There aren’t many places where South Carolina will have an advantage over No. 4 Clemson when the Palmetto State rivals meet Saturday night in Death Valley.
In fact, in the shadow of the goal line may be the only one. The Gamecocks (6-5) haven’t been dominant defensively this season, but they’ve been fairly close to it in the red zone. South Carolina’s opponents have scored on 70.7 percent their trips inside the 20-yard line (29 of 41), which gives the Gamecocks the 10th-ranked red zone defense in college football.
Defensive coordinator Travaris Robinson “talks to us all the time about pride,” linebacker Bryson Allen-Williams said. “When guys step inside the 20-yard line, it’s all about pride. It’s a pride that you have to have about not letting them in the box. That’s something that we talk about throughout the week, and that’s something that we pride ourselves in is having a good red zone defense and stopping guys from getting touchdowns.”
The No. 4 Tigers (10-1) rank 80th in the country in red zone offense, scoring on 81.8 percent of their trips inside the red zone.
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“We dedicate days in the week to red zone defense,” South Carolina linebacker T.J. Holloman said. “We dedicate multiple periods a day to studying team’s keys and tendencies in the red zone. I feel like that extra time we put into it has made us really successful.”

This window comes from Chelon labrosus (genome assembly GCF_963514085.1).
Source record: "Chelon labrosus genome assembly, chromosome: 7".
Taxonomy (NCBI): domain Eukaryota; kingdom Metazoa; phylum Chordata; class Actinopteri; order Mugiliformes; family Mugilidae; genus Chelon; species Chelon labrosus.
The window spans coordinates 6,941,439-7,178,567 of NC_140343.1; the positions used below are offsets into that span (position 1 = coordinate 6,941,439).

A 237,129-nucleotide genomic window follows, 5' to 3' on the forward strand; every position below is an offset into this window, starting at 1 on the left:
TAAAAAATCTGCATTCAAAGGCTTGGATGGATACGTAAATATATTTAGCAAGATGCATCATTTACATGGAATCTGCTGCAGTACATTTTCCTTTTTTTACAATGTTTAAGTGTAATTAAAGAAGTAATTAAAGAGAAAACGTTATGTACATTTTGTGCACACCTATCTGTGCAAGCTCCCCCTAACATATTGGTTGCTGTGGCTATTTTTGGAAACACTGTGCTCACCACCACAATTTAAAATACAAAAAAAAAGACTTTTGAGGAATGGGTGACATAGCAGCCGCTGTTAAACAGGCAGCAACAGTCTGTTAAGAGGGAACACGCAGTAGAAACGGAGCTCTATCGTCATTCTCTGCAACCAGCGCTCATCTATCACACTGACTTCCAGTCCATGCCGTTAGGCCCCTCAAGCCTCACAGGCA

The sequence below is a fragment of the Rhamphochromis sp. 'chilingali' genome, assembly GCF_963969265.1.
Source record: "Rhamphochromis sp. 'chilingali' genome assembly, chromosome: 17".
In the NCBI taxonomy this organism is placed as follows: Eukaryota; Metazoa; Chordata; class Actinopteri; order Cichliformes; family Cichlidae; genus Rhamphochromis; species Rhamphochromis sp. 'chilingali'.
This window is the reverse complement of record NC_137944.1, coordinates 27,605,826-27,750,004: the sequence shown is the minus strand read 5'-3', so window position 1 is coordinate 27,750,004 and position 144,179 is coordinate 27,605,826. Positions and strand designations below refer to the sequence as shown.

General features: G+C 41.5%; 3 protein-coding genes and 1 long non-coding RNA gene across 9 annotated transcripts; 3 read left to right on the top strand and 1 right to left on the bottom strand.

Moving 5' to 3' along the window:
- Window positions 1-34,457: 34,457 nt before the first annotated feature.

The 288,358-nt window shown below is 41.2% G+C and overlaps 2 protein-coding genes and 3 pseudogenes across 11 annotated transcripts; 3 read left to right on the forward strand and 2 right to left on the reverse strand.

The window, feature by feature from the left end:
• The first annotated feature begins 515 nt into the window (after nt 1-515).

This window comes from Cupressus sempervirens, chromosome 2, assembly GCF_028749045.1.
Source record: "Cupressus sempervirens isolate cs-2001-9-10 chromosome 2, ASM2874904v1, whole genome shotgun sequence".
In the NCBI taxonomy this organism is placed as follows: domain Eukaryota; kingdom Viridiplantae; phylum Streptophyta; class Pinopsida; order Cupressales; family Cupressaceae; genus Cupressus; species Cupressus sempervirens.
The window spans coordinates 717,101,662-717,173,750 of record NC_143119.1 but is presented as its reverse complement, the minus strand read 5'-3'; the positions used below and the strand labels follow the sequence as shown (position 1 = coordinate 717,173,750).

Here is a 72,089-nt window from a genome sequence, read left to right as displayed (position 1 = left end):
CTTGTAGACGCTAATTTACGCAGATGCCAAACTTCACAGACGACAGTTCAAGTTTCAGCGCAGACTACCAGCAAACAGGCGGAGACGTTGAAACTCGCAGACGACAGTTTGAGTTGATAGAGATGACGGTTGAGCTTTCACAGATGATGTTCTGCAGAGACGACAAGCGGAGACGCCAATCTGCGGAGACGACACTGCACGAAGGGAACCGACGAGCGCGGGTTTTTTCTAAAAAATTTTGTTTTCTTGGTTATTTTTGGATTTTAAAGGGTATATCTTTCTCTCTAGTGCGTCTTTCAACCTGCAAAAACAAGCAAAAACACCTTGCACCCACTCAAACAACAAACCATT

South Carolina devotes large amounts of spring practice and its preseason training camp to red zone defense and then spends most of its in-season Wednesday practices working in that area of the field, head coach Will Muschamp said.
“We want to make sure our guys know how to play down there,” he said. “From a secondary standpoint, it’s so frustrating to watch teams play and see defensive backs back into the end zone, guys catch the ball at the 2-yard line and fall into the end zone for a touchdown. That’s just situational awareness about where you are on the field, but you can’t just talk about it. You have to really practice it.”
The Gamecocks have forced six turnovers in the red zone this year, but the focus on each trip is to limit the opponent to a field goal, Muschamp said.
“If we do that 60 percent of the time, that’s winning football,” he said.
The Gamecocks are fifth in the SEC in red zone defense, behind Florida, Auburn, Vanderbilt and Texas A&M. They are 20th in the nation in touchdowns allowed in the red zone, letting opponents into the end zone 51.2 percent of the time.
“Down in that position, you know you can bow your neck a little more because they don’t have a lot of places to go with the ball,” linebacker Jonathan Walton said. “That helps a lot. When we make stops down there, it is big.”
Last week, the Gamecocks stopped Western Carolina on four consecutive plays from the 1-yard line and then went on a 98-yard touchdown drive.
“When the field condenses, we get in our mind, ‘OK, we have to defend this goal line,’ ” Holloman said. “We just buckle down as a defense and lock into our keys and lock into what we have practiced all week.”
The condensed field also offers schematic advantages to the defense because it limits the options of an offense, Muschamp and the players said.
“It’s definitely easier to defend a shorter field,” Allen-Williams said. “There is not a lot you can do in the red zone. There is not a lot of space for guys to move around and work.”